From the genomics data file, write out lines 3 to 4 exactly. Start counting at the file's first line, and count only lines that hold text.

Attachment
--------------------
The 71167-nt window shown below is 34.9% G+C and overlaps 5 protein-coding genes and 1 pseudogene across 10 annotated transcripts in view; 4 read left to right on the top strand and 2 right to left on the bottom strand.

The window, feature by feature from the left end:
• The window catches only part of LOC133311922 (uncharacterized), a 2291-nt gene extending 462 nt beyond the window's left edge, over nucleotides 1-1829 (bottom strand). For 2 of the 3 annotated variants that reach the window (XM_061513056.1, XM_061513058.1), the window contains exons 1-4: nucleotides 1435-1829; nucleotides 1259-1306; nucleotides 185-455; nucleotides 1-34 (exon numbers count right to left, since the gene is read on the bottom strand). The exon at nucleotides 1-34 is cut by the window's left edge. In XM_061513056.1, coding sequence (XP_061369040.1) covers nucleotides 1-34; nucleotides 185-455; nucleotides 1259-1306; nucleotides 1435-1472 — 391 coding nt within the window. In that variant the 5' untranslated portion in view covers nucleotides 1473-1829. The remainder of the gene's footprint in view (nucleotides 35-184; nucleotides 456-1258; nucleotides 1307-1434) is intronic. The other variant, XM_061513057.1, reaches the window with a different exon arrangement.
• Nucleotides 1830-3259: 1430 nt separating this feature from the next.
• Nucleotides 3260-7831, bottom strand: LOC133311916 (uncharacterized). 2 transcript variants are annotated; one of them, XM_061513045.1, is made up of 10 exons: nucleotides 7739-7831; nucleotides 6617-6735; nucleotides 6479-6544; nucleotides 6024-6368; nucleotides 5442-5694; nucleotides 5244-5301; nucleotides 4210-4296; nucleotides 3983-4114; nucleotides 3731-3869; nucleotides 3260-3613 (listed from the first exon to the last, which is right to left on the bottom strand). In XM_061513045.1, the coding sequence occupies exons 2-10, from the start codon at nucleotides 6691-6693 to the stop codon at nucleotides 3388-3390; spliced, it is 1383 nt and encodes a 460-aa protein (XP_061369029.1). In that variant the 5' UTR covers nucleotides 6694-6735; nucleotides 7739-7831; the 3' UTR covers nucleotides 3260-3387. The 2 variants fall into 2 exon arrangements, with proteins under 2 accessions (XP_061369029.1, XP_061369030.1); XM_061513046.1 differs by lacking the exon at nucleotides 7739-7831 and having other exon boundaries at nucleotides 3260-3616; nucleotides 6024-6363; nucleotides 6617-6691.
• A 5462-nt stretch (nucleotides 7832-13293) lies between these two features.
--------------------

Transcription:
• The window catches only part of LOC133311922 (uncharacterized), a 2291-nt gene extending 462 nt beyond the window's left edge, over nucleotides 1-1829 (bottom strand). For 2 of the 3 annotated variants that reach the window (XM_061513056.1, XM_061513058.1), the window contains exons 1-4: nucleotides 1435-1829; nucleotides 1259-1306; nucleotides 185-455; nucleotides 1-34 (exon numbers count right to left, since the gene is read on the bottom strand). The exon at nucleotides 1-34 is cut by the window's left edge. In XM_061513056.1, coding sequence (XP_061369040.1) covers nucleotides 1-34; nucleotides 185-455; nucleotides 1259-1306; nucleotides 1435-1472 — 391 coding nt within the window. In that variant the 5' untranslated portion in view covers nucleotides 1473-1829. The remainder of the gene's footprint in view (nucleotides 35-184; nucleotides 456-1258; nucleotides 1307-1434) is intronic. The other variant, XM_061513057.1, reaches the window with a different exon arrangement.
• Nucleotides 1830-3259: 1430 nt separating this feature from the next.